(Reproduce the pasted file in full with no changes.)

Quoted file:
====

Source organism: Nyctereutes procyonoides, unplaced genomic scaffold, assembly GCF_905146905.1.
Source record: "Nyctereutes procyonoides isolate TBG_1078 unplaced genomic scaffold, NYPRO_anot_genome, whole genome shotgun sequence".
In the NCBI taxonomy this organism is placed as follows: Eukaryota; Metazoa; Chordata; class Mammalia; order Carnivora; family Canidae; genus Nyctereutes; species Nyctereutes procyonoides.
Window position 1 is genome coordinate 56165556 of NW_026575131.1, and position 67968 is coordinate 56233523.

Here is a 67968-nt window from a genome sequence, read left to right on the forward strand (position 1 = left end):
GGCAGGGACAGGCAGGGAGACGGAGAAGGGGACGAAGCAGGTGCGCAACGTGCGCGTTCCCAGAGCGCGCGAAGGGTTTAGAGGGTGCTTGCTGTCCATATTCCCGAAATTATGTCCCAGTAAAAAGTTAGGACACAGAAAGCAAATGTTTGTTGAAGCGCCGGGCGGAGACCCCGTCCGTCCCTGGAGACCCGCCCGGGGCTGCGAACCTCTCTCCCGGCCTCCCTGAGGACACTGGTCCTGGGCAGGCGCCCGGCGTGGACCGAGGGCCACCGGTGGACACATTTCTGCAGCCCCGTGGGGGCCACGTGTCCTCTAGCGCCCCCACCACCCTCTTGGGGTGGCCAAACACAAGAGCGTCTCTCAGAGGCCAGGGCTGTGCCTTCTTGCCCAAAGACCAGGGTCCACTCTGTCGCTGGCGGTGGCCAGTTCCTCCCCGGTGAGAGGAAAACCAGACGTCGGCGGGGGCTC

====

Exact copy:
Source organism: Nyctereutes procyonoides, unplaced genomic scaffold, assembly GCF_905146905.1.
Source record: "Nyctereutes procyonoides isolate TBG_1078 unplaced genomic scaffold, NYPRO_anot_genome, whole genome shotgun sequence".
In the NCBI taxonomy this organism is placed as follows: Eukaryota; Metazoa; Chordata; class Mammalia; order Carnivora; family Canidae; genus Nyctereutes; species Nyctereutes procyonoides.
Window position 1 is genome coordinate 56165556 of NW_026575131.1, and position 67968 is coordinate 56233523.

Here is a 67968-nt window from a genome sequence, read left to right on the forward strand (position 1 = left end):
GGCAGGGACAGGCAGGGAGACGGAGAAGGGGACGAAGCAGGTGCGCAACGTGCGCGTTCCCAGAGCGCGCGAAGGGTTTAGAGGGTGCTTGCTGTCCATATTCCCGAAATTATGTCCCAGTAAAAAGTTAGGACACAGAAAGCAAATGTTTGTTGAAGCGCCGGGCGGAGACCCCGTCCGTCCCTGGAGACCCGCCCGGGGCTGCGAACCTCTCTCCCGGCCTCCCTGAGGACACTGGTCCTGGGCAGGCGCCCGGCGTGGACCGAGGGCCACCGGTGGACACATTTCTGCAGCCCCGTGGGGGCCACGTGTCCTCTAGCGCCCCCACCACCCTCTTGGGGTGGCCAAACACAAGAGCGTCTCTCAGAGGCCAGGGCTGTGCCTTCTTGCCCAAAGACCAGGGTCCACTCTGTCGCTGGCGGTGGCCAGTTCCTCCCCGGTGAGAGGAAAACCAGACGTCGGCGGGGGCTC